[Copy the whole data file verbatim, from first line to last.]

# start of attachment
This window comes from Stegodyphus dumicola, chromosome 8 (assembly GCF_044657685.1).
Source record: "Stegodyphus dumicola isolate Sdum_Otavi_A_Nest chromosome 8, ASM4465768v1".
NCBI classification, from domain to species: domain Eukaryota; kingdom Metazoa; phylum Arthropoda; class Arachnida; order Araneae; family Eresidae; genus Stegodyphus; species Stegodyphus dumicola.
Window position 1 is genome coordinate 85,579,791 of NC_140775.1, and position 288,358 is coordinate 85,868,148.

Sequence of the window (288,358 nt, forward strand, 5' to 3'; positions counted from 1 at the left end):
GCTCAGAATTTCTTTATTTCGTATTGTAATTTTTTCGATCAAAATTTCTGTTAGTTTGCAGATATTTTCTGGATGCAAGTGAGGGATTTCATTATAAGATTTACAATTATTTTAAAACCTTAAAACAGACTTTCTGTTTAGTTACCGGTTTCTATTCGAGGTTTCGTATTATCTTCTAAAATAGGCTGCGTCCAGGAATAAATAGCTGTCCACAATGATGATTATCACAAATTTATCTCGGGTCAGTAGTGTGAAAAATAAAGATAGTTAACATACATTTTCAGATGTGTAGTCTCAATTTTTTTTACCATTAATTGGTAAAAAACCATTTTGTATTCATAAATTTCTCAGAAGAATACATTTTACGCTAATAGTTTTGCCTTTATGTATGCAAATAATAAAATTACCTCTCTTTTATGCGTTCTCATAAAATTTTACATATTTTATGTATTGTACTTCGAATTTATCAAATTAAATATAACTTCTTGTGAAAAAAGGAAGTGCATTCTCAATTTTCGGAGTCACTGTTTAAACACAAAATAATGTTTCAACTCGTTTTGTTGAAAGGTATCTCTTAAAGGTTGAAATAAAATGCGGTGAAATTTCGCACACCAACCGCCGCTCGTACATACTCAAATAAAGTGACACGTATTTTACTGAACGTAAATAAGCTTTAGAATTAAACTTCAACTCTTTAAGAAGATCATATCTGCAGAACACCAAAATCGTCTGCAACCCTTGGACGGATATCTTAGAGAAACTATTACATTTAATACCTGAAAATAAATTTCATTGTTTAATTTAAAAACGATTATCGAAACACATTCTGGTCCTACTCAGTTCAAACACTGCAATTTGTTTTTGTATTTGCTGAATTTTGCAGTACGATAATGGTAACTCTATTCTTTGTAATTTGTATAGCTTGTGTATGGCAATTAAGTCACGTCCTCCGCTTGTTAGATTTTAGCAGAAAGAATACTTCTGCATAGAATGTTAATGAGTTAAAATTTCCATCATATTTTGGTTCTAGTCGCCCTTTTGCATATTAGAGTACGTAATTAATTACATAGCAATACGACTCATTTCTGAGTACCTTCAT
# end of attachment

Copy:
This window comes from Stegodyphus dumicola, chromosome 8 (assembly GCF_044657685.1).
Source record: "Stegodyphus dumicola isolate Sdum_Otavi_A_Nest chromosome 8, ASM4465768v1".
NCBI classification, from domain to species: domain Eukaryota; kingdom Metazoa; phylum Arthropoda; class Arachnida; order Araneae; family Eresidae; genus Stegodyphus; species Stegodyphus dumicola.
Window position 1 is genome coordinate 85,579,791 of NC_140775.1, and position 288,358 is coordinate 85,868,148.

Sequence of the window (288,358 nt, forward strand, 5' to 3'; positions counted from 1 at the left end):
GCTCAGAATTTCTTTATTTCGTATTGTAATTTTTTCGATCAAAATTTCTGTTAGTTTGCAGATATTTTCTGGATGCAAGTGAGGGATTTCATTATAAGATTTACAATTATTTTAAAACCTTAAAACAGACTTTCTGTTTAGTTACCGGTTTCTATTCGAGGTTTCGTATTATCTTCTAAAATAGGCTGCGTCCAGGAATAAATAGCTGTCCACAATGATGATTATCACAAATTTATCTCGGGTCAGTAGTGTGAAAAATAAAGATAGTTAACATACATTTTCAGATGTGTAGTCTCAATTTTTTTTACCATTAATTGGTAAAAAACCATTTTGTATTCATAAATTTCTCAGAAGAATACATTTTACGCTAATAGTTTTGCCTTTATGTATGCAAATAATAAAATTACCTCTCTTTTATGCGTTCTCATAAAATTTTACATATTTTATGTATTGTACTTCGAATTTATCAAATTAAATATAACTTCTTGTGAAAAAAGGAAGTGCATTCTCAATTTTCGGAGTCACTGTTTAAACACAAAATAATGTTTCAACTCGTTTTGTTGAAAGGTATCTCTTAAAGGTTGAAATAAAATGCGGTGAAATTTCGCACACCAACCGCCGCTCGTACATACTCAAATAAAGTGACACGTATTTTACTGAACGTAAATAAGCTTTAGAATTAAACTTCAACTCTTTAAGAAGATCATATCTGCAGAACACCAAAATCGTCTGCAACCCTTGGACGGATATCTTAGAGAAACTATTACATTTAATACCTGAAAATAAATTTCATTGTTTAATTTAAAAACGATTATCGAAACACATTCTGGTCCTACTCAGTTCAAACACTGCAATTTGTTTTTGTATTTGCTGAATTTTGCAGTACGATAATGGTAACTCTATTCTTTGTAATTTGTATAGCTTGTGTATGGCAATTAAGTCACGTCCTCCGCTTGTTAGATTTTAGCAGAAAGAATACTTCTGCATAGAATGTTAATGAGTTAAAATTTCCATCATATTTTGGTTCTAGTCGCCCTTTTGCATATTAGAGTACGTAATTAATTACATAGCAATACGACTCATTTCTGAGTACCTTCAT